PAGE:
There's great news for music fanatics! It's about Aurous, a file-sharing, music streaming software that is totally free and with no ads.

But even as Aurous made its debut this week, it is already facing lawsuits from the music industry. Major music labels are suing Aurous for "willful and egregious copyright infringement" just days after its earliest alpha version launched. US industry body the RIAA has filed a lawsuit on behalf of labels including Universal Music, Sony Music and Warner Music subsidiaries Warner Bros, Atlantic and Capitol seeking an injunction against the software as well as damages, according to the Guardian.

Aurous is like Apple Music, Spotify, and Rdio, in that it offers a selection of songs available to stream direct from dedicated apps. But unlike Apple Music, Spotify, and Rdio, it has no ads. And while other streaming services have negotiated expensive deals with record labels and artists to feature their music, Aurous has sidestepped that hurdle, pulling music instead from a variety of third-party sources, reports.

While its library is still small, and its model not as obviously illegal as torrenting tracks directly, Aurous will definitely upset record labels and rights holders, adds.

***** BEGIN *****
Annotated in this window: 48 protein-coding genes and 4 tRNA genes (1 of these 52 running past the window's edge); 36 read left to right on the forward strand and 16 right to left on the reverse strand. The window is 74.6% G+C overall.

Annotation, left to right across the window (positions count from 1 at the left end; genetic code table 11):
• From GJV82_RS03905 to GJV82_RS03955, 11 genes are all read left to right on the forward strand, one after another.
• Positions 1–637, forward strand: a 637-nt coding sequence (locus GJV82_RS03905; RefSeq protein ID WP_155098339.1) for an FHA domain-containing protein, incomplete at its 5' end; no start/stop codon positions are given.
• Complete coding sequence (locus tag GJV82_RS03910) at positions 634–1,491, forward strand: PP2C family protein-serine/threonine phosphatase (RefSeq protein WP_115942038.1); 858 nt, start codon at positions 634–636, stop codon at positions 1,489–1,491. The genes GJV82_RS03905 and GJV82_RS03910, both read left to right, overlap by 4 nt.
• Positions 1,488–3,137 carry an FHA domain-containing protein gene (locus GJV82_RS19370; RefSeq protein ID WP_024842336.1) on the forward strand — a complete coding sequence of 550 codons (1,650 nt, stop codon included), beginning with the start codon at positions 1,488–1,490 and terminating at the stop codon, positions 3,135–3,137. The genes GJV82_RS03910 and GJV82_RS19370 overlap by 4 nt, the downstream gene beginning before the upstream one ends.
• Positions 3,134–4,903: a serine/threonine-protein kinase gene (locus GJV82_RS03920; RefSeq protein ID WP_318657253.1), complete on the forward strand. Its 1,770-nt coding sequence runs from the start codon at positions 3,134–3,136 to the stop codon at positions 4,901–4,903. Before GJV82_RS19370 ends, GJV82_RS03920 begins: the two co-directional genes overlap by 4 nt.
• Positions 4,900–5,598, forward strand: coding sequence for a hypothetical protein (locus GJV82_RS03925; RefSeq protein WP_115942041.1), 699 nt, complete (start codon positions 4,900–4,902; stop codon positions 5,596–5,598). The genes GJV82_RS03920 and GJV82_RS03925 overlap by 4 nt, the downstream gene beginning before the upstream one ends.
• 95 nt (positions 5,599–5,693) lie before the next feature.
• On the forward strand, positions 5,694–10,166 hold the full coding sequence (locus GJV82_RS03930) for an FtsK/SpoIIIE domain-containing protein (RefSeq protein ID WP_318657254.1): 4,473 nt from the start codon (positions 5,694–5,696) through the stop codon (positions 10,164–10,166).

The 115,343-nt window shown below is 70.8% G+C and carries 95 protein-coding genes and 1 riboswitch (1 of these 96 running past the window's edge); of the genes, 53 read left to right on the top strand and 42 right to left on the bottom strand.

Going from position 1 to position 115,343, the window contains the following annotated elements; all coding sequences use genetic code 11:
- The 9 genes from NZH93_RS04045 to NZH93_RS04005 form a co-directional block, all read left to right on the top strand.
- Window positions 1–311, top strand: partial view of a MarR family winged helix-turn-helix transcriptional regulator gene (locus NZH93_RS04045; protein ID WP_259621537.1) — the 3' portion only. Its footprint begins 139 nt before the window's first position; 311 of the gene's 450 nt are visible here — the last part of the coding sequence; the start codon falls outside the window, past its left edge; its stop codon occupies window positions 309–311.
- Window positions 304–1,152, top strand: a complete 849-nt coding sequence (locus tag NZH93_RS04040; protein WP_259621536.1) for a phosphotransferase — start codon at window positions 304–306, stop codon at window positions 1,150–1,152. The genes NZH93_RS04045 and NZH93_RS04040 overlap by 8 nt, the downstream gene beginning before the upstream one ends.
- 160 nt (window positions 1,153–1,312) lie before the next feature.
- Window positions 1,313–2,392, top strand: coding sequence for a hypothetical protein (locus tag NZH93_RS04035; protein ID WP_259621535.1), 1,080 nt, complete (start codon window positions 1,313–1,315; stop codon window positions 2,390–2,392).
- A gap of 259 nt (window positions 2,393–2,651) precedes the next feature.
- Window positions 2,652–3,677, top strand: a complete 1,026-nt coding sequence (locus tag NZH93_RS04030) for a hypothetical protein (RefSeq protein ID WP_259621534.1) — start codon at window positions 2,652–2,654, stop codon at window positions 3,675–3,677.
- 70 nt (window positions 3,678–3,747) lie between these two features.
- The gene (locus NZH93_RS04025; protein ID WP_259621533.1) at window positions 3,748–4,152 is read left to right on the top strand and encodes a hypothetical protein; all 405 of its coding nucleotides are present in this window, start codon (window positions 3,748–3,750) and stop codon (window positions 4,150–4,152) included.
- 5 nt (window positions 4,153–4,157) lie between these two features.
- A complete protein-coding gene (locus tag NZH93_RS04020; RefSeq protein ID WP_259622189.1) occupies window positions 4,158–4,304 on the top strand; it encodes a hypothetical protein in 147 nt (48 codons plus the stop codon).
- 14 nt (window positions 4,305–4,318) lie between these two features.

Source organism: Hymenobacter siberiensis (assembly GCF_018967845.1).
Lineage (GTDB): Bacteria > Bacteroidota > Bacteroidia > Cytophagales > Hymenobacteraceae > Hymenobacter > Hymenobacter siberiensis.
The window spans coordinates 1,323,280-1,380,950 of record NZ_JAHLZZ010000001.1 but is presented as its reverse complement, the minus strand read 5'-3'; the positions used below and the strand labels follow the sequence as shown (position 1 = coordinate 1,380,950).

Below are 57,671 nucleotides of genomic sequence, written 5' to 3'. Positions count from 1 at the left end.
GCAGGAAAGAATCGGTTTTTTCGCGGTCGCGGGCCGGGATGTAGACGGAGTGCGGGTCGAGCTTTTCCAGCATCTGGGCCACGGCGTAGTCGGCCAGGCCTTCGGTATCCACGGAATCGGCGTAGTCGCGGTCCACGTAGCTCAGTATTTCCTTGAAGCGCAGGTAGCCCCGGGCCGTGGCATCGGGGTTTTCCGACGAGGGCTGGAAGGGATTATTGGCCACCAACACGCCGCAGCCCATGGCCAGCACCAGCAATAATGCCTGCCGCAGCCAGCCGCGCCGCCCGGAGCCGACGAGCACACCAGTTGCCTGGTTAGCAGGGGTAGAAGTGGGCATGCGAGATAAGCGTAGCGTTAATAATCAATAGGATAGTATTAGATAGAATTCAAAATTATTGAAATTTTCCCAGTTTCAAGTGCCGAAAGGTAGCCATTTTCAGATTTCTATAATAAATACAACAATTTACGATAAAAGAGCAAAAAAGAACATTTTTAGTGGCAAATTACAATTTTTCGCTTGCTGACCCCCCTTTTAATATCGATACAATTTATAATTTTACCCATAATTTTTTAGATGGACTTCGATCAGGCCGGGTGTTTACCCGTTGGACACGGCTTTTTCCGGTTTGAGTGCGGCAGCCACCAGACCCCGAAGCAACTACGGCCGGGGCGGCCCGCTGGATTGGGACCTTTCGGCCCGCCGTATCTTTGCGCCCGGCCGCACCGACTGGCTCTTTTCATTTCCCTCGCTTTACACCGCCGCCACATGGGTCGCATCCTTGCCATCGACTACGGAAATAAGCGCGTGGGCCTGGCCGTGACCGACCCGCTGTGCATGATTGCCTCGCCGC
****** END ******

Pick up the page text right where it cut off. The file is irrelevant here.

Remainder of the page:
Aurous was built by developer Andrew Sampson and launched in alpha form this week. While its developer has said it intends to become an aggregator for music from licensed streaming services, the RIAA's lawsuit claims its sources are piracy sites, said The Guardian.

Describing Aurous, said it "uses more than 120 public APIs to collate tracks from services such as SoundCloud, YouTube, and Spotify. The service also uses peer-to-peer networking, but not in the same way as Napster or The Pirate Bay — no actual songs are downloaded via torrent. Instead, Aurous uses BitTorrent to collate links directly to streaming music, found in licensed form in existing playlists, videos, or players."

"We're pulling content from sources that are licensed," he told Billboard. "From a legal standpoint, what we're doing is okay. All files are streamed from legitimate sources — we don't host anything." Sampson technically has a point. Billboard reports that for-profit piracy watchdog Rightscorp hit out in late September, claiming that before Aurous launched that it had the technology to stop it from collecting the data it needs to find its songs.

Sampson says he won't fold in the face of pressure. The RIAA is seeking $3 million damages, according to Sampson. Asked by Billboard what he'd do if Aurous received a cease-and-desist from a record label, he said he'd ignore it. "If someone asked us to shut down our service over one song, we wouldn't," he said, but "if someone were to approach us about a pre-release album being available, we would be obliged to help them remove that."

Sampson claims that up to 8,000 people at any one time were downloading the app. "Have you downloaded the app? Will you continue to use it after this news?" asks